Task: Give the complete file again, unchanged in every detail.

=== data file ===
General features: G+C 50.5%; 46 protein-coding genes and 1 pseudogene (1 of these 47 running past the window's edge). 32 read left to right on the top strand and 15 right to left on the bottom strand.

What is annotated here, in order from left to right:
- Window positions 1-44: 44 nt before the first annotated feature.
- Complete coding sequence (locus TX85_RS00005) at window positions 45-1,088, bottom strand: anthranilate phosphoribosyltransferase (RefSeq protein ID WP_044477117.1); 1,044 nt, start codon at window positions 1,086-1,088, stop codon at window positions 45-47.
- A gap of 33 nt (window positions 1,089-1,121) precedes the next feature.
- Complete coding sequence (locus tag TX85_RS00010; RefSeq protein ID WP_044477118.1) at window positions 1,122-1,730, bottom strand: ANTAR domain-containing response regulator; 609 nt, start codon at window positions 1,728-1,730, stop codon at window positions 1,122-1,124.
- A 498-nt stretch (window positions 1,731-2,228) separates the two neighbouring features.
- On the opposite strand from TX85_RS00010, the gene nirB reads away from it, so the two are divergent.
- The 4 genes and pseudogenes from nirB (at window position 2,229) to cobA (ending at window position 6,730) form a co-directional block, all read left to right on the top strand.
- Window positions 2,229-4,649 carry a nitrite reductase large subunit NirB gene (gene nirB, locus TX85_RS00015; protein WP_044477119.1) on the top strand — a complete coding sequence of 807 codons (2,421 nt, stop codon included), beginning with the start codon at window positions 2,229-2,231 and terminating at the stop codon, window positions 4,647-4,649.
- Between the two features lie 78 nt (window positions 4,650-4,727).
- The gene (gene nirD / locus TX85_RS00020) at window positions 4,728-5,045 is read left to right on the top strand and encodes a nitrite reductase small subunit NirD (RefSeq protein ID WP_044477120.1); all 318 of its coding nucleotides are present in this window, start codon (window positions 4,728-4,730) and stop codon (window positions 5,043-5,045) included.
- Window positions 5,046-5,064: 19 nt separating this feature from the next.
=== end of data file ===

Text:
General features: G+C 50.5%; 46 protein-coding genes and 1 pseudogene (1 of these 47 running past the window's edge). 32 read left to right on the top strand and 15 right to left on the bottom strand.

What is annotated here, in order from left to right:
- Window positions 1-44: 44 nt before the first annotated feature.
- Complete coding sequence (locus TX85_RS00005) at window positions 45-1,088, bottom strand: anthranilate phosphoribosyltransferase (RefSeq protein ID WP_044477117.1); 1,044 nt, start codon at window positions 1,086-1,088, stop codon at window positions 45-47.
- A gap of 33 nt (window positions 1,089-1,121) precedes the next feature.
- Complete coding sequence (locus tag TX85_RS00010; RefSeq protein ID WP_044477118.1) at window positions 1,122-1,730, bottom strand: ANTAR domain-containing response regulator; 609 nt, start codon at window positions 1,728-1,730, stop codon at window positions 1,122-1,124.
- A 498-nt stretch (window positions 1,731-2,228) separates the two neighbouring features.
- On the opposite strand from TX85_RS00010, the gene nirB reads away from it, so the two are divergent.
- The 4 genes and pseudogenes from nirB (at window position 2,229) to cobA (ending at window position 6,730) form a co-directional block, all read left to right on the top strand.
- Window positions 2,229-4,649 carry a nitrite reductase large subunit NirB gene (gene nirB, locus TX85_RS00015; protein WP_044477119.1) on the top strand — a complete coding sequence of 807 codons (2,421 nt, stop codon included), beginning with the start codon at window positions 2,229-2,231 and terminating at the stop codon, window positions 4,647-4,649.
- Between the two features lie 78 nt (window positions 4,650-4,727).
- The gene (gene nirD / locus TX85_RS00020) at window positions 4,728-5,045 is read left to right on the top strand and encodes a nitrite reductase small subunit NirD (RefSeq protein ID WP_044477120.1); all 318 of its coding nucleotides are present in this window, start codon (window positions 4,728-4,730) and stop codon (window positions 5,043-5,045) included.
- Window positions 5,046-5,064: 19 nt separating this feature from the next.